With no interruptions (besides a feedback drone) they move into ‘Athens, France’. Wayne takes a dramatic head dive onto his kit between the transitioning phase in the track. Ellery adds some extra, beautiful articulation here. It is nice to see these tracks being built upon each time seeing them live. Whether it was a mistake or deliberate, a downward pitch shift towards the final section was incredibly pleasing to the ear. They build new pieces on another untitled track (named by fans ‘Late To The Party’) in which Mark and Wood play guitar tones now transposed a metere apart. They compliment each other brilliantly and remind me of the way Television played.
Wood is shadowed away on the left side of the stage, only coming up front for his vocals. He tells angular, fictional stories to the audience. In one he talks about an encounter he has with a woman at the Cambridge science fair. He asks ‘have you seen Black Midi?, what are your sexual preferences?’. It is so weird, but wonderful at that. The track is like a world where dating sites are removed from modern society. Instead we act like we would online in real life. Theatrically Wood takes off his jumper after he talks of a woman slowly undressing. The band build from a sparse bass and vocal driven ramble to a wash of guitars. It is a set highlight to be deafened by the textures of this piece. They are built upon by the rest of the band who add their own articulations atop. To add to the bizarreness Ellery has a collection of receipts in her violin case which she fumbles through maniacally while looking for her vape pen.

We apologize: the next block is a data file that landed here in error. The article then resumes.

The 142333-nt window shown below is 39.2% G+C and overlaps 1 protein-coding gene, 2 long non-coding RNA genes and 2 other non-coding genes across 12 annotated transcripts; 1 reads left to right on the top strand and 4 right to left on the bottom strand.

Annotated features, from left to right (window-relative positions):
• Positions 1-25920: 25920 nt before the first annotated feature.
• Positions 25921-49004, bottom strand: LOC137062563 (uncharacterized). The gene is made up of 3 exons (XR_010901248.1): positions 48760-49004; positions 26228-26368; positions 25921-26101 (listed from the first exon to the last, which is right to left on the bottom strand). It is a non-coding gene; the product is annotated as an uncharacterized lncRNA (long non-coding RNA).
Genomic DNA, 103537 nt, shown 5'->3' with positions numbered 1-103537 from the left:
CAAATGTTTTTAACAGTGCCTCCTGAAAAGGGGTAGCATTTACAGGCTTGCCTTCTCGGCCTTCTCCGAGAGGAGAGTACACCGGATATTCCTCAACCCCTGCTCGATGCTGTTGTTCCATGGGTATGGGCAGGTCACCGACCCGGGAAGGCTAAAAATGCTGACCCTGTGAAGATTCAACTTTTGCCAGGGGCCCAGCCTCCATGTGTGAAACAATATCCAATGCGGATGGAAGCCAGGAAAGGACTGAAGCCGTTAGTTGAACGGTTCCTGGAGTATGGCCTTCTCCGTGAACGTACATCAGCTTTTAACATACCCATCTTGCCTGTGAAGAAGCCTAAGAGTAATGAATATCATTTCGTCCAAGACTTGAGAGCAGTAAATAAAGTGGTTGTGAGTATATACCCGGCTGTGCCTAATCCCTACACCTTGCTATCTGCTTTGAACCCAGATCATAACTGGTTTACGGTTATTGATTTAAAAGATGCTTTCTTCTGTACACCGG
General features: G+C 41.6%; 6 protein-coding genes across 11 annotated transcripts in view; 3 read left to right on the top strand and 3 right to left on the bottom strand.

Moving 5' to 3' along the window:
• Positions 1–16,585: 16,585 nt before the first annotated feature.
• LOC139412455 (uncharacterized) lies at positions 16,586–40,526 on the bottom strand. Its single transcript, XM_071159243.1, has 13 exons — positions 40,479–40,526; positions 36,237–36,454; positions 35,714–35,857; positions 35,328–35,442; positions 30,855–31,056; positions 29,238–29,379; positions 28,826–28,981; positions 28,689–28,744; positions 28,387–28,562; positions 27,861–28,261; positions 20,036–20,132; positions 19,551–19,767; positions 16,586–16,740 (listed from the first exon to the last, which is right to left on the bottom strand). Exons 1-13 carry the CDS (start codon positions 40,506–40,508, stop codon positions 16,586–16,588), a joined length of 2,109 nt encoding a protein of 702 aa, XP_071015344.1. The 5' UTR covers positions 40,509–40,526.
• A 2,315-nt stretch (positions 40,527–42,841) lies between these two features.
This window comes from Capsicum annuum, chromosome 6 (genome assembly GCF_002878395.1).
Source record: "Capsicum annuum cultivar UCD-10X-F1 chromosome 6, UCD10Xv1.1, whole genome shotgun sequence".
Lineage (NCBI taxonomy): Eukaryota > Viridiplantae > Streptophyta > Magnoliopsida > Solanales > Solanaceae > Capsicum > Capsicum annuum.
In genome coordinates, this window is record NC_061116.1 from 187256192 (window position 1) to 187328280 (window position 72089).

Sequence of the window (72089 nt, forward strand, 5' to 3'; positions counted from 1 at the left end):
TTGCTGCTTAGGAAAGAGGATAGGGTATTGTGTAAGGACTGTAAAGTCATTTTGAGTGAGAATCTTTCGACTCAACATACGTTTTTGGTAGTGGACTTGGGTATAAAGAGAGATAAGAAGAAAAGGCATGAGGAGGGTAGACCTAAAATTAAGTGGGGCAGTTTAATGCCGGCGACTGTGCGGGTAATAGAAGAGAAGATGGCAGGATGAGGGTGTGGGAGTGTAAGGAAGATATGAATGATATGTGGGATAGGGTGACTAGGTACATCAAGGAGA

On two performances of ‘Sunglasses’ the crowd go absolutely insane. In the second some dangerous looking crowd surfing and extreme mosh pits were formed. The band make the first performance look like a warm up in comparison, as this second one was nosier and more unapologetic. Each time the song gets more of a riot reaction and this time the band played along. The unhinged middle section became somehow more unhinged. The audience chant the guitar riffs back to the band. Football fan style. Evans looks baffled by the end and passes his water bottle communally through the sweating crowd.
On the penultimate track the group play an ambitious 14 minute track, in which Wood delivers monologues concerning Charli XCX. The track is at times a little reminiscent to Slints ‘Good Morning Captain’, but before you know it it has changed completely. Full of diversions, this is an epic finale. It opens with Ellery and Evans shining as they play quiet, classically trained articulations on their instruments. Side note: maybe not so epic. Evans lost his in ear monitors and had a panic. He spent the last section of the show on the floor looking for them while audience members put their flash lights on the dimly lit stage. Word of mouth is lifting this group on a wave that will only rise if their shows continue being this explosive. Phonomenal.